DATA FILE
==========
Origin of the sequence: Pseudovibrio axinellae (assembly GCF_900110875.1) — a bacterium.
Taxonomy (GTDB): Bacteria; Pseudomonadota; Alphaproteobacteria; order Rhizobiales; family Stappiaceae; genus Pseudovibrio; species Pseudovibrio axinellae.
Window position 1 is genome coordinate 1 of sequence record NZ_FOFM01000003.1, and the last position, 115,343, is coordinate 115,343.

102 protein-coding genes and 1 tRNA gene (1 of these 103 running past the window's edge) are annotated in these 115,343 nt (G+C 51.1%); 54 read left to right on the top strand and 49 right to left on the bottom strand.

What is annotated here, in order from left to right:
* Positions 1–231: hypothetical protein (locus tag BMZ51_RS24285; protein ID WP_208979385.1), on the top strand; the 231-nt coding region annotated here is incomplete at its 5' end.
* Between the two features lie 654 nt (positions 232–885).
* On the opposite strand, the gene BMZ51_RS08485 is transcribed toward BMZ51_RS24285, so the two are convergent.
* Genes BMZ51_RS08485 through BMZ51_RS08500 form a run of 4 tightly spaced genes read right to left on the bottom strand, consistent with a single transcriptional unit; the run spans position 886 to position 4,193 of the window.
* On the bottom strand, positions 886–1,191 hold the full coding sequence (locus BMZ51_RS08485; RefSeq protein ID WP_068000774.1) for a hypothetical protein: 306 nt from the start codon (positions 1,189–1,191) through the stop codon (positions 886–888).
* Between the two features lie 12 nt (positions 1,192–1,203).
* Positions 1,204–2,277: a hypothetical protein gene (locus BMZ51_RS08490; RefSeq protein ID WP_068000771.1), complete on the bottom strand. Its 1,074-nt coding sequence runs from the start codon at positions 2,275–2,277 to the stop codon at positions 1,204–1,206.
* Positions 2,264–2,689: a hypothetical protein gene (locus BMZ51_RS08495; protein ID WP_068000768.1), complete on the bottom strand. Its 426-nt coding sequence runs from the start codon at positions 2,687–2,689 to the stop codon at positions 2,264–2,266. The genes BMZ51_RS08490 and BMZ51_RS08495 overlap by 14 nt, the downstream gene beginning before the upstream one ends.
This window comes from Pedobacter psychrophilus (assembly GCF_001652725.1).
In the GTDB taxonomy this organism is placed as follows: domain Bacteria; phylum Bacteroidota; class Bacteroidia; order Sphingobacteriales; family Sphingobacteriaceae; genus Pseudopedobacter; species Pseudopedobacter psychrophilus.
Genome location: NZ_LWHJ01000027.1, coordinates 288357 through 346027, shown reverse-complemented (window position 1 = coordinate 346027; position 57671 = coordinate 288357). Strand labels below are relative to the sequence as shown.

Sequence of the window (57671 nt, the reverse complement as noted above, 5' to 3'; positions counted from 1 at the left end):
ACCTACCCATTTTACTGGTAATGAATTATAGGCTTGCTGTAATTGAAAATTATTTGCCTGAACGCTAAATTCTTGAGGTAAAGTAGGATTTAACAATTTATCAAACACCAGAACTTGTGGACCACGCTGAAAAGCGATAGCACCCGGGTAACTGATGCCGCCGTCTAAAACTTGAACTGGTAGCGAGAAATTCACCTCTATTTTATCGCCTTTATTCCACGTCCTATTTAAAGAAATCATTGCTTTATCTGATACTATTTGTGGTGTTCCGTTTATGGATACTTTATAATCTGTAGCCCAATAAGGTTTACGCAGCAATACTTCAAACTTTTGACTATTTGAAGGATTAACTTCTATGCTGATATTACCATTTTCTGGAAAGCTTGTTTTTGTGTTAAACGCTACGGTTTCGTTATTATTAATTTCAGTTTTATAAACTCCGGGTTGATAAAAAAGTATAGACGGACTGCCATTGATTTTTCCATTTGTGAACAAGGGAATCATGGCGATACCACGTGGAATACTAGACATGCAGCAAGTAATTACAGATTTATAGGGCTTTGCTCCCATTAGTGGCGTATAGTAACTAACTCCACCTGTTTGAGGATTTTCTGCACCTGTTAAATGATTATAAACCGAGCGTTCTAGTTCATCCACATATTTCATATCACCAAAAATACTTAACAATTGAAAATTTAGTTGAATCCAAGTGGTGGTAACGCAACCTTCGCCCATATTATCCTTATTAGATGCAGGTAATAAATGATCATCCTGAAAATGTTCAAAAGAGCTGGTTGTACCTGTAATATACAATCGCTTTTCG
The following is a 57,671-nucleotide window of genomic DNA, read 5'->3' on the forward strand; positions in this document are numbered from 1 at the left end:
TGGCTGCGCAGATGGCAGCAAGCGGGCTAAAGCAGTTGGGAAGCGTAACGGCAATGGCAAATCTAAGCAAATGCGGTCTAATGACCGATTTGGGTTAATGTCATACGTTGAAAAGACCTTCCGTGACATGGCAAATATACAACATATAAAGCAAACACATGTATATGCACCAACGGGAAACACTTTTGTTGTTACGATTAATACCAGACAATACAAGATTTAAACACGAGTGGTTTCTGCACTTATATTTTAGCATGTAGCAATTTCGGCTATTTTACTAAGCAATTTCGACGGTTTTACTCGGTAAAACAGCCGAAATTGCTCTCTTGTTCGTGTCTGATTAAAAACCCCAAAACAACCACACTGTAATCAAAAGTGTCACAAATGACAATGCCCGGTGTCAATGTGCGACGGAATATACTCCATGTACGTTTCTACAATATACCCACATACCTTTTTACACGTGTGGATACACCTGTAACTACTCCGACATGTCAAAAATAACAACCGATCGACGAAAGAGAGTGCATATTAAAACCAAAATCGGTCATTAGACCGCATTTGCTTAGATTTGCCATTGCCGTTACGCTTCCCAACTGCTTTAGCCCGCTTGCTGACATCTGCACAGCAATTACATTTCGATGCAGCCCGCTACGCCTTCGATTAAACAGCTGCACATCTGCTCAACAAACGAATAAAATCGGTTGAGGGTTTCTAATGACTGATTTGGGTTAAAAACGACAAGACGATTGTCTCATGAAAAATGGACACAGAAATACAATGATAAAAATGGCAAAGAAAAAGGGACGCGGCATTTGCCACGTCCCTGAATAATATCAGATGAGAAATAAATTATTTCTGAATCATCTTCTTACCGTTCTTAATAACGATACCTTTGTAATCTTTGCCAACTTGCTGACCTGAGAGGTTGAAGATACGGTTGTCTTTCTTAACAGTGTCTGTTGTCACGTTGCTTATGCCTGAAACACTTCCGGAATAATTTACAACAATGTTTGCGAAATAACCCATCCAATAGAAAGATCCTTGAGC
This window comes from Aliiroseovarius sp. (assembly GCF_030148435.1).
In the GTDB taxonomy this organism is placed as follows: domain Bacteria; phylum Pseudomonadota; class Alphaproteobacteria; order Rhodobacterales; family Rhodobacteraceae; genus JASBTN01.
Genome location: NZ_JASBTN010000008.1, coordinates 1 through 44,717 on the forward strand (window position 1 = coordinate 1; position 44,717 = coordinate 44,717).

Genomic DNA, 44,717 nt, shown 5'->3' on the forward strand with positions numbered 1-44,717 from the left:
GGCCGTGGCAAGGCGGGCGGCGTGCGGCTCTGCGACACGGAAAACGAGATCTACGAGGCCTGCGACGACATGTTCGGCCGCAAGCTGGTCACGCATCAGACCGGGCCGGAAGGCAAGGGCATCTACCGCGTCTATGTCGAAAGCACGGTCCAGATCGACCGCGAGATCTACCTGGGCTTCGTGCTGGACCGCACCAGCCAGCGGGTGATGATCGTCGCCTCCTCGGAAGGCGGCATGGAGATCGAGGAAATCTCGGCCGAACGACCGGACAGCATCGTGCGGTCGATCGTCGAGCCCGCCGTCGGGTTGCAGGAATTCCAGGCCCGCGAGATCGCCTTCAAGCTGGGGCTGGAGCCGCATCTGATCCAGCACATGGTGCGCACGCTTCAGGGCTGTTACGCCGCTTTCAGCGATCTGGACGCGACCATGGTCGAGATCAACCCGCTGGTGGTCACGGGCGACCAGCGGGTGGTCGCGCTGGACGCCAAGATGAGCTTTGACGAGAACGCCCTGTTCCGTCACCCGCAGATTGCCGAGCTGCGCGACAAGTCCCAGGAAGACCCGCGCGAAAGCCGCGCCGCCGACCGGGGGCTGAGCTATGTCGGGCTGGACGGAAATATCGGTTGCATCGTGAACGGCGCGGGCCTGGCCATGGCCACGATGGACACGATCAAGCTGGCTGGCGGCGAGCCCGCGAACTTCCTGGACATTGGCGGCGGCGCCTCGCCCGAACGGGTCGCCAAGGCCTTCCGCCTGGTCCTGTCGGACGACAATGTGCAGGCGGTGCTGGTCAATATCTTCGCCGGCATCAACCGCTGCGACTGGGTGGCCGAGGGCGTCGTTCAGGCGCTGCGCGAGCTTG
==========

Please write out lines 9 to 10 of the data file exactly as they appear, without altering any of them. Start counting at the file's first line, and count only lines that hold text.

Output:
* Genes BMZ51_RS08485 through BMZ51_RS08500 form a run of 4 tightly spaced genes read right to left on the bottom strand, consistent with a single transcriptional unit; the run spans position 886 to position 4,193 of the window.
* On the bottom strand, positions 886–1,191 hold the full coding sequence (locus BMZ51_RS08485; RefSeq protein ID WP_068000774.1) for a hypothetical protein: 306 nt from the start codon (positions 1,189–1,191) through the stop codon (positions 886–888).